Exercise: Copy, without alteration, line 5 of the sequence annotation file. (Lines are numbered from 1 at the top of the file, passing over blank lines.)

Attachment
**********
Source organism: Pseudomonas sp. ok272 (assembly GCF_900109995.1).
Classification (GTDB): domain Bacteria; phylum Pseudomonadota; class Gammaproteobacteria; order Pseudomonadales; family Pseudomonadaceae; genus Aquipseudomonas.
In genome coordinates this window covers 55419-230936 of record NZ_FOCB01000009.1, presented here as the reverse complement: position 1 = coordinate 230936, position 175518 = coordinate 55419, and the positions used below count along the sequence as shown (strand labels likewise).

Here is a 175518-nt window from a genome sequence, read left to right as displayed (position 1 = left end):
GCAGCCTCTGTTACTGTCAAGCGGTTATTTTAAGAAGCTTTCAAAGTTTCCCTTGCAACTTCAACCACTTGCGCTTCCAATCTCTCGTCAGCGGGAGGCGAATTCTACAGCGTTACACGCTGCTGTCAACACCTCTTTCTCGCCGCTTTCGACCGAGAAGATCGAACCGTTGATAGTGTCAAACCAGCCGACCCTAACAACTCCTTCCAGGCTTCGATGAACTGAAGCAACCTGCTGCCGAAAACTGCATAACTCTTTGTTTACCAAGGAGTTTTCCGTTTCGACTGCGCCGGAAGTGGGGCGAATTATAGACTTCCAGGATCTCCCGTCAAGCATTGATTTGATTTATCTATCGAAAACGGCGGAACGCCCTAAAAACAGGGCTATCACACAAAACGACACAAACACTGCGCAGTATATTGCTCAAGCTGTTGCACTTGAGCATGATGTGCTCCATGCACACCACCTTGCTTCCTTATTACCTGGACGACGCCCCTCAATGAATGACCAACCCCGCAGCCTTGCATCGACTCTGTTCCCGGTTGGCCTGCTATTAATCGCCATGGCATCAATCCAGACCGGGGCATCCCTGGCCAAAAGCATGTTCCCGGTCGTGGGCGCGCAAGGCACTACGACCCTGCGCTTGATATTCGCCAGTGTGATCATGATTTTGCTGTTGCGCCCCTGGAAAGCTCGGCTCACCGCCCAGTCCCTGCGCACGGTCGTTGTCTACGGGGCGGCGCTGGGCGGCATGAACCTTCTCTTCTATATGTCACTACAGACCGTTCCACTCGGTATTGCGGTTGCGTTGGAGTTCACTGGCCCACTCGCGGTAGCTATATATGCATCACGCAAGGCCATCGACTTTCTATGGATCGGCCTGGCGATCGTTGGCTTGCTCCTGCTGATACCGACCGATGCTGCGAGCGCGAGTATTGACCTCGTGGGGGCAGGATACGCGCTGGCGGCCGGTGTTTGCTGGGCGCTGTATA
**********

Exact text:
GCAGCCTCTGTTACTGTCAAGCGGTTATTTTAAGAAGCTTTCAAAGTTTCCCTTGCAACTTCAACCACTTGCGCTTCCAATCTCTCGTCAGCGGGAGGCGAATTCTACAGCGTTACACGCTGCTGTCAACACCTCTTTCTCGCCGCTTTCGACCGAGAAGATCGAACCGTTGATAGTGTCAAACCAGCCGACCCTAACAACTCCTTCCAGGCTTCGATGAACTGAAGCAACCTGCTGCCGAAAACTGCATAACTCTTTGTTTACCAAGGAGTTTTCCGTTTCGACTGCGCCGGAAGTGGGGCGAATTATAGACTTCCAGGATCTCCCGTCAAGCATTGATTTGATTTATCTATCGAAAACGGCGGAACGCCCTAAAAACAGGGCTATCACACAAAACGACACAAACACTGCGCAGTATATTGCTCAAGCTGTTGCACTTGAGCATGATGTGCTCCATGCACACCACCTTGCTTCCTTATTACCTGGACGACGCCCCTCAATGAATGACCAACCCCGCAGCCTTGCATCGACTCTGTTCCCGGTTGGCCTGCTATTAATCGCCATGGCATCAATCCAGACCGGGGCATCCCTGGCCAAAAGCATGTTCCCGGTCGTGGGCGCGCAAGGCACTACGACCCTGCGCTTGATATTCGCCAGTGTGATCATGATTTTGCTGTTGCGCCCCTGGAAAGCTCGGCTCACCGCCCAGTCCCTGCGCACGGTCGTTGTCTACGGGGCGGCGCTGGGCGGCATGAACCTTCTCTTCTATATGTCACTACAGACCGTTCCACTCGGTATTGCGGTTGCGTTGGAGTTCACTGGCCCACTCGCGGTAGCTATATATGCATCACGCAAGGCCATCGACTTTCTATGGATCGGCCTGGCGATCGTTGGCTTGCTCCTGCTGATACCGACCGATGCTGCGAGCGCGAGTATTGACCTCGTGGGGGCAGGATACGCGCTGGCGGCCGGTGTTTGCTGGGCGCTGTATA